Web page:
It's true that Chrome
28 was only recently released, but with Google's
rapid release schedule in full effect, there's always a new version of its spiffy browser right around the corner. So, what can you expect from Chrome 29? Available now in Google's beta channel, one of the things Chrome 29 brings to the browser scene is a web audio API for processing and synthesizing audio.
"Its goal is to allow web developers to implement professional-quality audio production applications and modern game audio engines," Google's Chromium team explained in a blog post. "You can see it in action in the MIDI Synth demo, which works on Chrome for desktop, iOS, and, starting with today's beta, Android. Note that for this initial release on Android, the feature is only exposed on ARM devices that support NEON optimizations."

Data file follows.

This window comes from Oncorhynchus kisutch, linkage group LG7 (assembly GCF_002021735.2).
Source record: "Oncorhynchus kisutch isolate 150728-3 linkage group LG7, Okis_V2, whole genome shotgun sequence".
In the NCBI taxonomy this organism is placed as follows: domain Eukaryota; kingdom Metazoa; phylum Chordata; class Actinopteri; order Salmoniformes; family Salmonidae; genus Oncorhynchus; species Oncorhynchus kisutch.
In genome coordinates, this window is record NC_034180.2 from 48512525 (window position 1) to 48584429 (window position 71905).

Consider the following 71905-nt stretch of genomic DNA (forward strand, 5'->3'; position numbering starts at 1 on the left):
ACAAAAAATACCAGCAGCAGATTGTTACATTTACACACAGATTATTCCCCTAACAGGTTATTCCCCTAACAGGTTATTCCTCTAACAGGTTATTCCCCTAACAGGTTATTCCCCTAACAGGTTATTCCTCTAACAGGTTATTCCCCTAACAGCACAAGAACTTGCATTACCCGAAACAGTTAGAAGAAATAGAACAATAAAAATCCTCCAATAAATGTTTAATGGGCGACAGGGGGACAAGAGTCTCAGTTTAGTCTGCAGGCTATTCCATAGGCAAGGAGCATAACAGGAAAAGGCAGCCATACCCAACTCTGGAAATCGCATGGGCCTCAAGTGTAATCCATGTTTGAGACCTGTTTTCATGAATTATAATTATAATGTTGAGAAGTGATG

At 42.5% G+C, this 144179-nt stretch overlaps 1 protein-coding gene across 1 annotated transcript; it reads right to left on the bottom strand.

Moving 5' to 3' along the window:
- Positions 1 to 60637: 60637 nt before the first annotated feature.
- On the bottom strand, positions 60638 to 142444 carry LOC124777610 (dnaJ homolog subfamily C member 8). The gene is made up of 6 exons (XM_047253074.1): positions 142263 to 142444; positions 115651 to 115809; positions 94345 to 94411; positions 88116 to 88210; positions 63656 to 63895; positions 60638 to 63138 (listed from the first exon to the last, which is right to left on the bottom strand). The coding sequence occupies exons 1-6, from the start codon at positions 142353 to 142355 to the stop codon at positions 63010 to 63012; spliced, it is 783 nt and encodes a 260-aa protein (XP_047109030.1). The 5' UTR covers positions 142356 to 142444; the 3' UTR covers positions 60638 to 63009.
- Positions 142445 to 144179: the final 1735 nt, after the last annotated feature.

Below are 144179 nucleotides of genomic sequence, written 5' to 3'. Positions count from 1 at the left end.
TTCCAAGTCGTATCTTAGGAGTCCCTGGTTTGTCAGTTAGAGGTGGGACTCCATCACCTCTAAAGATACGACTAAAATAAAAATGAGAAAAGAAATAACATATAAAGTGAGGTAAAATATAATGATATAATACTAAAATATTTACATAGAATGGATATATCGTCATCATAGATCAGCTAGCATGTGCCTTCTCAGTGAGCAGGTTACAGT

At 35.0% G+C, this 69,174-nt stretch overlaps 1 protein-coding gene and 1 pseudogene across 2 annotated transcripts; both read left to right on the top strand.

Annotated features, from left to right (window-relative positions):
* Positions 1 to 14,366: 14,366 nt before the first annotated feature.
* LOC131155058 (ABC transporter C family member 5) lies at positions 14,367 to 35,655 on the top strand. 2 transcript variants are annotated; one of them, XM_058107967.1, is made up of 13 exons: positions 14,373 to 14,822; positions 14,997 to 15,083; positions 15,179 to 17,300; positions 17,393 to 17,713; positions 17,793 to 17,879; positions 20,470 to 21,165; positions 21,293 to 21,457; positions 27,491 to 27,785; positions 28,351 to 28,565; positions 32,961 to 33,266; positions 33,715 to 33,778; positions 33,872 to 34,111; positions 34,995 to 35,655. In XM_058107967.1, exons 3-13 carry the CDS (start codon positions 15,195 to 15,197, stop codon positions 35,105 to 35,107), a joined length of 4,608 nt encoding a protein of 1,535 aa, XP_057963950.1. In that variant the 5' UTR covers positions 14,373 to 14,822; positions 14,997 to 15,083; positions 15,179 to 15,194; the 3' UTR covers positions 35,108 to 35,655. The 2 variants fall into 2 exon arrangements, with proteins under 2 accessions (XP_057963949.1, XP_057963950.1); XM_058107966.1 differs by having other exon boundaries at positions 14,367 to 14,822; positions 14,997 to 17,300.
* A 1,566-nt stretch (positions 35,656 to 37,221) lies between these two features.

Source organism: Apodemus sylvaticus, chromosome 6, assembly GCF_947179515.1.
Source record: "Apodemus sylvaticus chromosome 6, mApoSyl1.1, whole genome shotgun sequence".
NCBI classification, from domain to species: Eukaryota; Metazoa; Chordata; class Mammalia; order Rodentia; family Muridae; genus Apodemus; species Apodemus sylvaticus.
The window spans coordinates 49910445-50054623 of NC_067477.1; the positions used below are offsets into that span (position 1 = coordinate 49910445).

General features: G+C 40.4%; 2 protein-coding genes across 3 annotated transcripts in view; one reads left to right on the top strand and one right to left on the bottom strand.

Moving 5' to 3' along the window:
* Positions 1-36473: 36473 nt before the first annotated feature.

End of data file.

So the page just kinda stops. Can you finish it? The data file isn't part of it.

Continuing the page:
Chrome 29 also introduces WebRTC, which enables real-time communication such as videoconferencing in the browser. Three independent components are needed to make the magic happen. The first is getuserMedia, which grants access to the user's webcam and microphone. Second is PeerConnection, which is responsible for setting up calls and traversing NATs and firewalls. Lastly, DataChannels establishes peer-to-peer data communication between browsers.
These features have been in the desktop version of Chrome for awhile now, and with today's release, Android
users gain the same real-time functionality.